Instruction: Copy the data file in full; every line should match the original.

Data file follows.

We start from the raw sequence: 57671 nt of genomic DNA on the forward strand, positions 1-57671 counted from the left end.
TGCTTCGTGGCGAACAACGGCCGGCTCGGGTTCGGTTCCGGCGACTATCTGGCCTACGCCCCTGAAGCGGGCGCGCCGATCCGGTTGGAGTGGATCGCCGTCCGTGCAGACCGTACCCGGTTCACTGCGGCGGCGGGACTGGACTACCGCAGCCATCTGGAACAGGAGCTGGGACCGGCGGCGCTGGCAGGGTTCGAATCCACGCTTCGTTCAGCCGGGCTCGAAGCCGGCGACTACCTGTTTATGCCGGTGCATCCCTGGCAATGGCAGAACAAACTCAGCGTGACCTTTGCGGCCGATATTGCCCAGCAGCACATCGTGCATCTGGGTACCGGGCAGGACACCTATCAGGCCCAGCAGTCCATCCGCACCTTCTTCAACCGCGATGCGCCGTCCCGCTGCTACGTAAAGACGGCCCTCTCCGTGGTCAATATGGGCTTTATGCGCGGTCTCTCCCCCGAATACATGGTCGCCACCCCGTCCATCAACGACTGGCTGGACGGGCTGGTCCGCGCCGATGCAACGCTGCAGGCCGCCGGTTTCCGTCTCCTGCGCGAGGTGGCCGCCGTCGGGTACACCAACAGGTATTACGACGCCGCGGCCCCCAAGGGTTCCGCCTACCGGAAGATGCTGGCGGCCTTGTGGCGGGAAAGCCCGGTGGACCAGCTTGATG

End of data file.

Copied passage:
We start from the raw sequence: 57671 nt of genomic DNA on the forward strand, positions 1-57671 counted from the left end.
TGCTTCGTGGCGAACAACGGCCGGCTCGGGTTCGGTTCCGGCGACTATCTGGCCTACGCCCCTGAAGCGGGCGCGCCGATCCGGTTGGAGTGGATCGCCGTCCGTGCAGACCGTACCCGGTTCACTGCGGCGGCGGGACTGGACTACCGCAGCCATCTGGAACAGGAGCTGGGACCGGCGGCGCTGGCAGGGTTCGAATCCACGCTTCGTTCAGCCGGGCTCGAAGCCGGCGACTACCTGTTTATGCCGGTGCATCCCTGGCAATGGCAGAACAAACTCAGCGTGACCTTTGCGGCCGATATTGCCCAGCAGCACATCGTGCATCTGGGTACCGGGCAGGACACCTATCAGGCCCAGCAGTCCATCCGCACCTTCTTCAACCGCGATGCGCCGTCCCGCTGCTACGTAAAGACGGCCCTCTCCGTGGTCAATATGGGCTTTATGCGCGGTCTCTCCCCCGAATACATGGTCGCCACCCCGTCCATCAACGACTGGCTGGACGGGCTGGTCCGCGCCGATGCAACGCTGCAGGCCGCCGGTTTCCGTCTCCTGCGCGAGGTGGCCGCCGTCGGGTACACCAACAGGTATTACGACGCCGCGGCCCCCAAGGGTTCCGCCTACCGGAAGATGCTGGCGGCCTTGTGGCGGGAAAGCCCGGTGGACCAGCTTGATG